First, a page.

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Exclusive poll: childcare could swing voters at the next election

Some 42 per cent of Britons say early-years reform will impact the way they vote.

By Alona Ferber

Childcare reform was the rabbit-out-of-the-hat moment in Jeremy Hunt’s Budget in March. With public demand for affordable care having reached a crescendo, the Conservatives pipped Labour to the post in announcing expanded provision in the service of growing the economy. While the Chancellor had not mentioned childcare once in his first fiscal event in November, here he was announcing policy to fix the broken early-years sector. The government had gambled on a potential vote-winner – and one that the opposition had spent months touting as a key plank of its manifesto.

Now, research published tomorrow and shared exclusively with New Statesman Spotlight proves that the Tories’ bet was astute. As many as 42 per cent of UK voters – close to a half – say childcare reform will be key to how they vote in the next general election.

Support for such policies is not limited to parents, according to the survey of 2,000 adults commissioned by the Early Education and Childcare Coalition: almost two thirds (59 per cent) of voters say good education in the first years of life benefits the entire country, not just families with children.

For any future governments wary of losing votes due to tax rises and extra spending, 40 per cent (more than a third) said they backed investing more taxpayer money in early education and childcare – even if that means raising taxes. Among respondents hoping to become parents that figure was as high as 59 per cent.

The 30 organisation-strong coalition, which officially launches on Thursday, wants to garner political and public support for correcting the high cost of childcare in the UK (the third-highest in the OECD) and finding a solution to the rising costs and staffing shortages that have led to childcare providers closing in record numbers. In the 12 months to March 2022, 4,000 childcare businesses in England shuttered, the steepest drop since 2016.

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These poll findings confirm that overhauling childcare can be popular, but they also attest to the pitfalls of poorly-considered policy. In the Budget, Hunt’s expansion of the 30 free childcare hours previously available for children between the ages of three and five years, to nine months (at the end of maternity leave) and five years was welcomed by campaigners. But the Chancellor faced criticism from the sector over inadequate funding rates, lack of strategy to grow the workforce, and the sheer lack of available spaces for all the additional children who would enter the system when the expansion kicks in (albeit in stages) from 2024. When those criticisms were presented to voters, support for the reforms halved from 68 per cent to 32 per cent.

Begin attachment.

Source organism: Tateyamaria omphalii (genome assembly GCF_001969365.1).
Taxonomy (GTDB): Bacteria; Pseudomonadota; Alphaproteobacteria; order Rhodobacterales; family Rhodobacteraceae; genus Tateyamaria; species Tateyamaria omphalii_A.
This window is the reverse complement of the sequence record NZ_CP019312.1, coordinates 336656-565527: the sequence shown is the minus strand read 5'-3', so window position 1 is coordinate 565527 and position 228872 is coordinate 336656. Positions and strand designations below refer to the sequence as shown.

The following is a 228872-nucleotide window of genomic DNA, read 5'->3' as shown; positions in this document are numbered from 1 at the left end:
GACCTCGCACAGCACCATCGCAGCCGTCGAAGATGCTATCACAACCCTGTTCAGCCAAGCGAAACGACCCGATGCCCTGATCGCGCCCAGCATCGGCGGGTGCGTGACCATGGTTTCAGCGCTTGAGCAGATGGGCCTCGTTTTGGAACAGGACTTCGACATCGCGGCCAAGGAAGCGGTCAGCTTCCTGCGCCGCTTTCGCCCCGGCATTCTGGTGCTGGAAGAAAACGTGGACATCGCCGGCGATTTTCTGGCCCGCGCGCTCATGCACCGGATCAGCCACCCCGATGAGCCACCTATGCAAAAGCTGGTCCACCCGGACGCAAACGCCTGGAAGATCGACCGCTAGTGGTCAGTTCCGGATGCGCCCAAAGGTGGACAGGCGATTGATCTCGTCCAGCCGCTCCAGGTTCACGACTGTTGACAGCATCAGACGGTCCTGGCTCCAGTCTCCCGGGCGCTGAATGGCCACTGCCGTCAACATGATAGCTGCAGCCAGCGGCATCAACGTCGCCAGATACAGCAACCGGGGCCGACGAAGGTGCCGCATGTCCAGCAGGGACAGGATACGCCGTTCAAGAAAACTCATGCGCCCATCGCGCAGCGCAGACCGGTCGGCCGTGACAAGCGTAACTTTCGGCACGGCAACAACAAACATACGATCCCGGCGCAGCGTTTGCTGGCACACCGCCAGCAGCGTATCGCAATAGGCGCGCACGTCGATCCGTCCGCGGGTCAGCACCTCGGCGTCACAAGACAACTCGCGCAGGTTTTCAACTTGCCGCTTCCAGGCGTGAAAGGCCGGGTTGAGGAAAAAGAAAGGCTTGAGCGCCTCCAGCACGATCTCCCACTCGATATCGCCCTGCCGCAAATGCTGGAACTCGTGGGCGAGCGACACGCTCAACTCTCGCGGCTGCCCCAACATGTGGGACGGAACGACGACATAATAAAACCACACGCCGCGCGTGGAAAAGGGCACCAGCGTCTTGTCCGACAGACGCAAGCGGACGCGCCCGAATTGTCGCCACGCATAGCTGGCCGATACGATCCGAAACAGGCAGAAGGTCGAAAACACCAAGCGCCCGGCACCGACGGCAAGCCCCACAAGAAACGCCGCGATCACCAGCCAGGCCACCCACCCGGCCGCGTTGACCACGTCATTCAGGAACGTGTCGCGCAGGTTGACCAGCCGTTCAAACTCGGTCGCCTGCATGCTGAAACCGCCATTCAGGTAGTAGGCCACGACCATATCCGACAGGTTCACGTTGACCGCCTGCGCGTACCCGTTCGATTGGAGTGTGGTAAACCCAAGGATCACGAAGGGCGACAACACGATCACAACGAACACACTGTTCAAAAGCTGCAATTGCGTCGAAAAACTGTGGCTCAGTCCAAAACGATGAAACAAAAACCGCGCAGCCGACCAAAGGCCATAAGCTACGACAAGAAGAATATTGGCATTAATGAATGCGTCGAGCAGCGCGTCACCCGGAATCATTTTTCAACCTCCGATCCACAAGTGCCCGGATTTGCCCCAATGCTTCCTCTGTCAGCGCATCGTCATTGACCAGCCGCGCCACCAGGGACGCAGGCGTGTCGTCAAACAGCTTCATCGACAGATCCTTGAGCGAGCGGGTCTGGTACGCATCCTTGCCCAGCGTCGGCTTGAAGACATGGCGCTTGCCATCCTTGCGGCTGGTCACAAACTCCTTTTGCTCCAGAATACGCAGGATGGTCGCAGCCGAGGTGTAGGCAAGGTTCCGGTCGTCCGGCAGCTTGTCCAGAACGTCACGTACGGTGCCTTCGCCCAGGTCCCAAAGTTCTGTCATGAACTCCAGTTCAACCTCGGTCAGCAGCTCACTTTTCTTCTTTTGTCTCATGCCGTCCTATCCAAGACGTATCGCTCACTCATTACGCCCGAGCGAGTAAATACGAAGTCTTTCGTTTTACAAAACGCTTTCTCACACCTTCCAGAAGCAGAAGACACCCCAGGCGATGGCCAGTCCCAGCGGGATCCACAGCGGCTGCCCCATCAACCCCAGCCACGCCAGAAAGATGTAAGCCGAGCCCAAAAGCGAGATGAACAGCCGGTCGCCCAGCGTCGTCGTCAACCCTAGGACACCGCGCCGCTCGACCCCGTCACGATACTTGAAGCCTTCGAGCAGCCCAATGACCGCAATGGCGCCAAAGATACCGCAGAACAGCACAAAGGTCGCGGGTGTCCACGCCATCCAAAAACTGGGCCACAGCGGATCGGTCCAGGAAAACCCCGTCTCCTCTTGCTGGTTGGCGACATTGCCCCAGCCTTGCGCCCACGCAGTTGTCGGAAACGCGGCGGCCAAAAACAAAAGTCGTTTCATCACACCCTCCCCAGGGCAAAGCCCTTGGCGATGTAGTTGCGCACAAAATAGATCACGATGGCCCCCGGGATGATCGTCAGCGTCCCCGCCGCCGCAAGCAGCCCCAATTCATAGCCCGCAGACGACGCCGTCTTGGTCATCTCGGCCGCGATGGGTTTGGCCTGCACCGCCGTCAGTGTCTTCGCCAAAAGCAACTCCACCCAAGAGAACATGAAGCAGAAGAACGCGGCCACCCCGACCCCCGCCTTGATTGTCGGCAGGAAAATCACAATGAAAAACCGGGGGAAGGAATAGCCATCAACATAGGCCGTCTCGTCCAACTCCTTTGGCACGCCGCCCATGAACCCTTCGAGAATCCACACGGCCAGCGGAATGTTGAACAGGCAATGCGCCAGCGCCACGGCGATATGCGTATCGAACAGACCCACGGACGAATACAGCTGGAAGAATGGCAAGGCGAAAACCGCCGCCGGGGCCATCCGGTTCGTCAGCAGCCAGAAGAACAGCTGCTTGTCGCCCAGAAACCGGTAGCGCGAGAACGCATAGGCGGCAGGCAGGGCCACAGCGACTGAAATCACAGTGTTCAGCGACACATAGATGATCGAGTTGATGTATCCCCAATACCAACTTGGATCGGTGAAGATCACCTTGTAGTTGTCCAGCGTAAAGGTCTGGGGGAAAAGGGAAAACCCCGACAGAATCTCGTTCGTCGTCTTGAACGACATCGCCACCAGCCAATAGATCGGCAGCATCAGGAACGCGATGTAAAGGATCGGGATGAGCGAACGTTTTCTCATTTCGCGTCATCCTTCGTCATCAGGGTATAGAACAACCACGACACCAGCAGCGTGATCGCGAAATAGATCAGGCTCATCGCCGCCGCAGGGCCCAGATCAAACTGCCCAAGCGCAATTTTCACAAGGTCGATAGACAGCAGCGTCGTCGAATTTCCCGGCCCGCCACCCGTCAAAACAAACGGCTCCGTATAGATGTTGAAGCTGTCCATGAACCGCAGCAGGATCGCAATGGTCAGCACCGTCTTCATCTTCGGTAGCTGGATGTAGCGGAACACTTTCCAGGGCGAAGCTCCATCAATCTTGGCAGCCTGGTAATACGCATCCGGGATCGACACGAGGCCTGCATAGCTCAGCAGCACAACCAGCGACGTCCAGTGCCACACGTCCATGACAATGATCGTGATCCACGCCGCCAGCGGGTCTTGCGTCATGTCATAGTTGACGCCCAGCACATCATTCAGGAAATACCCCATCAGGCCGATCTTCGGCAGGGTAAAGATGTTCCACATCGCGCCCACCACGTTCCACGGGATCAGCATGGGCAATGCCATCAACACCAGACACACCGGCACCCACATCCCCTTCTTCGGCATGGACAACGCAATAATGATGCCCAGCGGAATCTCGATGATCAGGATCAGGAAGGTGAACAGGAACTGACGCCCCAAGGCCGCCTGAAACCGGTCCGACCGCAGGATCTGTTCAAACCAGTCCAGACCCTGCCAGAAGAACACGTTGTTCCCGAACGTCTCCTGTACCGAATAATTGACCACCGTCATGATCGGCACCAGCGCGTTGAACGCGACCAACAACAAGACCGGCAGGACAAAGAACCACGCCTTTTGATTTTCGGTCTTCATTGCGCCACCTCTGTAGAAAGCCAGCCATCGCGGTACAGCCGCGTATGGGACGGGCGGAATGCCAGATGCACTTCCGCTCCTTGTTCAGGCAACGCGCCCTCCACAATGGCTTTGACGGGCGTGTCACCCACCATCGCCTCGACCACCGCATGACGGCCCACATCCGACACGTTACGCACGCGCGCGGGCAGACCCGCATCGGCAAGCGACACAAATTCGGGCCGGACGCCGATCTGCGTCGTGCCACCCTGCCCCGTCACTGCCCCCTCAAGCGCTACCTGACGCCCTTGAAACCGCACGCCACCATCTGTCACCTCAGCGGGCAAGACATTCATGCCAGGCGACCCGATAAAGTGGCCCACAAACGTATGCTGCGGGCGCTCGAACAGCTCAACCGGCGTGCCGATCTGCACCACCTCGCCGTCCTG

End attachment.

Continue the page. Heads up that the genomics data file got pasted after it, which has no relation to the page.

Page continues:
Both Labour and the Conservatives have pledged big on “growth, growth, growth” – and the findings show that voters see a link between early-years education and the economy. Forty-three per cent said Hunt’s expanded provision would help the economy by enabling more parents to work, and 36 per cent said reform would lower government spending on benefits. Some 26 per cent said it would help close the gender pay gap, as more mothers would return to the workforce.

And while discussion of the problems with the early-years sector tends to centre on the cost and availability for parents, the research found that voters are aware that childcare professionals are underpaid (44 per cent) and “undervalued” (31 per cent). Hunt’s reforms include a pilot scheme to offer a one-off £600 payment for new childminders, but the plans lack a longer-term pathway towards ensuring a career in childcare is adequately paid and valued. With the majority of workers in the sector being women, some feminists claim that, at present, the increased participation of some women in the workforce is enabled by the difficult, low-paid, highly skilled and under-appreciated work of other women, and that any reform of the sector must improve conditions for its workers, too.

As the election nears, the Early Education and Childcare Coalition believes there is an opportunity now “to truly transform childcare”, says Sarah Ronan, the new group’s acting director. “Voters understand that we all benefit from an early-education and childcare sector with the right investment. Politicians need to understand that too and invest accordingly.”

If in doubt, Labour and the Conservatives can always take heed from Australia. The Labor leader Anthony Albanese won the election last year with a plan to increase childcare subsidies to 90 per cent – proof that boldness can have big returns at the ballot box.

[See also: Why we should be worried by the new Covid wave]

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